Chapter 67: Careful What You Wish For
Butterflies, of the unpleasant variety, were fluttering around my belly while I fiddled with my fingers in my lap. I was nervous. Seated around the round, white table of my parents’ dining room in West Hampstead, I watched Dad pour me a glass of white wine to go with the salmon dish he had prepared for dinner. In the background, I heard the familiar ticking of the old clock that Mum had inherited after my great grandmother. That sound was nostalgic now, as it had ticked away every second I’d spent in this house during my childhood. It made me feel odd. So much had changed, and yet some things never did.
It was Wednesday today. Sometime around noon, William had attended his first appointment with his counsellor, Gregory Fielder, and while I was looking forward to hear his thoughts around it when I eventually returned to his flat, I had taken the liberty to ring my parents and ask if I might come for dinner. I’d discussed it with Jason, who was more than happy to babysit his brother for a few more hours, in my stead.
“Phoebe has been sending us great many pictures of her trip with Chase,” Mum informed me as she reached for her glass.
“Yes,” Dad chimed. “Chase seems to be making her very happy.”
“I told her to ask whether he wanted to join her when she flies over in August.”
“Did you? Good thinking, Lily. I hope he decides to come. I’d like to meet him,” Dad replied with the eager nod of his head that I’d grown up to understand as one of his inherent characteristics.
Mum paid him a small smile and lowered her glass again while Dad took his seat by my right.
I pursed my lips at him while my thoughts strayed onto the topic of my own boyfriend, of which I had yet to inform them. “You going to torture him with a million rhetorical and ambiguous questions?”
Would he treat William that way? The idea intrigued me. How would William handle Dad’s banter? Would he fall short or present himself as an equal? In the end, William could be rather ambiguous and rhetorical, too, whenever he set his mind to it.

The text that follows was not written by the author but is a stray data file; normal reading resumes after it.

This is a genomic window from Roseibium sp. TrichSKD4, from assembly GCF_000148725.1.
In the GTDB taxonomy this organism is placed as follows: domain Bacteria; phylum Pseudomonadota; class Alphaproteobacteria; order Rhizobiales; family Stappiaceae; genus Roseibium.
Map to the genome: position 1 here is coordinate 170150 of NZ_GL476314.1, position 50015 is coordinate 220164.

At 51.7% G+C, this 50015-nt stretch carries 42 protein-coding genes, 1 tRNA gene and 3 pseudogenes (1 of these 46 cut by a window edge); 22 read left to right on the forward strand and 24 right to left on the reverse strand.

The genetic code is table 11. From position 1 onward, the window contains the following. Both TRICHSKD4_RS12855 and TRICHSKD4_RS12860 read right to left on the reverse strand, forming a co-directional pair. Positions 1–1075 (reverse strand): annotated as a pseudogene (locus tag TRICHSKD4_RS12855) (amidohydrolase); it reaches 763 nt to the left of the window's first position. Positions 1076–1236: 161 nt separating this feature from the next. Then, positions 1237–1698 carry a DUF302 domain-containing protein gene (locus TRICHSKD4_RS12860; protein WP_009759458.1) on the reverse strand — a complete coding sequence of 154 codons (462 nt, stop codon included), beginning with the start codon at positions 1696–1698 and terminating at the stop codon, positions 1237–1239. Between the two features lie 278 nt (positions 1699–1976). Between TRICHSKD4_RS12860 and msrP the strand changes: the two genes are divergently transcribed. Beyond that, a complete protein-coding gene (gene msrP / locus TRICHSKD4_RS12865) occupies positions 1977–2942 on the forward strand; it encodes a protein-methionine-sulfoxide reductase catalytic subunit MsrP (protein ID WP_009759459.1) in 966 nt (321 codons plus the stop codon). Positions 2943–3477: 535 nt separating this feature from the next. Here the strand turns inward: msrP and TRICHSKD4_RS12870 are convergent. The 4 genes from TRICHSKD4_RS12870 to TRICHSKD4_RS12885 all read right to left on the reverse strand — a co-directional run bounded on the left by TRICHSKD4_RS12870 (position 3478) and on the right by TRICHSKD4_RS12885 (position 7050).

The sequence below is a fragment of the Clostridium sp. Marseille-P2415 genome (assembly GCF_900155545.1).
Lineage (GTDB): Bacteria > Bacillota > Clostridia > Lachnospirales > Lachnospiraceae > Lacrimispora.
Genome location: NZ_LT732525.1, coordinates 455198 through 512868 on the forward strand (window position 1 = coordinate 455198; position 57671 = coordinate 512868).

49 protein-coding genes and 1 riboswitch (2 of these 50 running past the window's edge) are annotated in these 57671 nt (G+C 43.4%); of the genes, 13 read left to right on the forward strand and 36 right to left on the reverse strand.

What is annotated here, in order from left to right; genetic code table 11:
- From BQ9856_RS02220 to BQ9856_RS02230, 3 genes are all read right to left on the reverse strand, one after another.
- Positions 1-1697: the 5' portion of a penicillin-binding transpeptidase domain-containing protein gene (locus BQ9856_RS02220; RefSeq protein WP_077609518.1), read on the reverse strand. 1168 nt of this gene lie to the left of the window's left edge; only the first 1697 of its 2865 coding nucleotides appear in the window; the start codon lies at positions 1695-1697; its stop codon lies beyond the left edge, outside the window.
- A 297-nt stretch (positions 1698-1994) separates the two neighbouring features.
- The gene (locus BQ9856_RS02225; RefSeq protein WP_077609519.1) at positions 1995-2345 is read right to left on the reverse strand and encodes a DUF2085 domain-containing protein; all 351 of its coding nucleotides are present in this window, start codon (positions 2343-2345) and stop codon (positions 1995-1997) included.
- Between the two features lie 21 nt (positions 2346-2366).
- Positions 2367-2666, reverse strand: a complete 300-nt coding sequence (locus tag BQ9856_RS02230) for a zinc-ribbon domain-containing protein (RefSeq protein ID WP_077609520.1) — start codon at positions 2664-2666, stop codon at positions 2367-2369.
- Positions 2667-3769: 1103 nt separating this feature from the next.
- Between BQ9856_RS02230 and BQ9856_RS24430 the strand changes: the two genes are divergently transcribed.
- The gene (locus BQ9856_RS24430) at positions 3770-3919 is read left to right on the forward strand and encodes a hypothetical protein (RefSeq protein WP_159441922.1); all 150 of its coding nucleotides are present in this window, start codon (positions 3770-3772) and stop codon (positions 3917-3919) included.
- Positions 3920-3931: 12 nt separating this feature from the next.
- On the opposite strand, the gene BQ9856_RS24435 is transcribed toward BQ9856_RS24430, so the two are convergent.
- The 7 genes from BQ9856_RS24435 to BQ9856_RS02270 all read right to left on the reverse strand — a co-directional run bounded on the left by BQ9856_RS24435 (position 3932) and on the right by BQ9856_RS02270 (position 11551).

I had to admit that part of me was positive that William was going to impress both my parents. While he could be a true fool, he could be the most charming of men when it was required of him. It worked in his favour that my parents were fond of authentic and original individuals, and my boyfriend was surely that. However, the other part of me was sincerely worried about his uncontrollable mouth. Both my parents sported remarkably tolerant and liberal minds, but I was confident that if anyone could test their patience, it would be William. In the end, he ceaselessly tested mine, and I was the breathing product of my parents. So, how would he fare?
He grinned at me. “I’ll go easy on him.”
“You ought to,” Mum warned with eyes of steel.
I looked to Mum. “I sometimes wonder how you could have fallen for Dad when he’s capable of being the most annoying person out there.”
Her blue eyes – which I had always been told I had inherited, both in form and colour – turned toward me, and humour danced in them. “Have you forgotten how we met, darling?”
I shook my head. “No, I remember you said you threw your shoe at him.”
Dad groaned. “Took me ages to earn her affections after that chaos.”
She scoffed. “Well, you should have ignored Ben’s advice and treated me how you initially meant to.”
“Well, I’ve never been good at wooing women, and Ben always was. He had ethos.”
“Ben’s divorced for the fourth time, honey. That ethos was only an illusion. We’re going on twenty-one years together this August,” Mum muttered. “Surely, you’re much better in the art than he ever will be.”
“I never said he was good at keeping them,” Dad argued.
I rolled my eyes when they started to argue again, something they always did. They’d bickered like an old married couple – which I supposed they now were – for as long as I could remember, but there was no doubt in my mind that there would never be anyone else for either of them. This was merely how they expressed their affection. I must have inherited that trait, because William and I constantly bickered, too. Come to think of it, so did Daphne and John. I was certain there was interesting psychology behind this pattern I’d just noticed. Neither William nor I were shy of conflict. Could this be why? Nurture, or nature? Both? Probably.
“You know what?” Mum sighed. “I don’t care about Ben and his controversial history with women. Cara is here, and she’s zoning out because we’re boring her.” She turned her entire attention to me and reached over the table to stroke my cheek. “I’m so sorry, dear. Tell us what’s new since last. How’s the internship coming along? You doing alright?”
Blood warmed my cheeks upon the mention of my internship, since all I could associate it with was William Night. Last time I’d spoken to my parents about my internship, I hadn’t had a clue that he was Jason’s brother and my to-be boss, much less my to-be boyfriend.
“Well, that’s conspicuous,” said Dad while he pushed his glasses up the bridge of his bulky nose. “You’re blushing red like a tomato, darling.”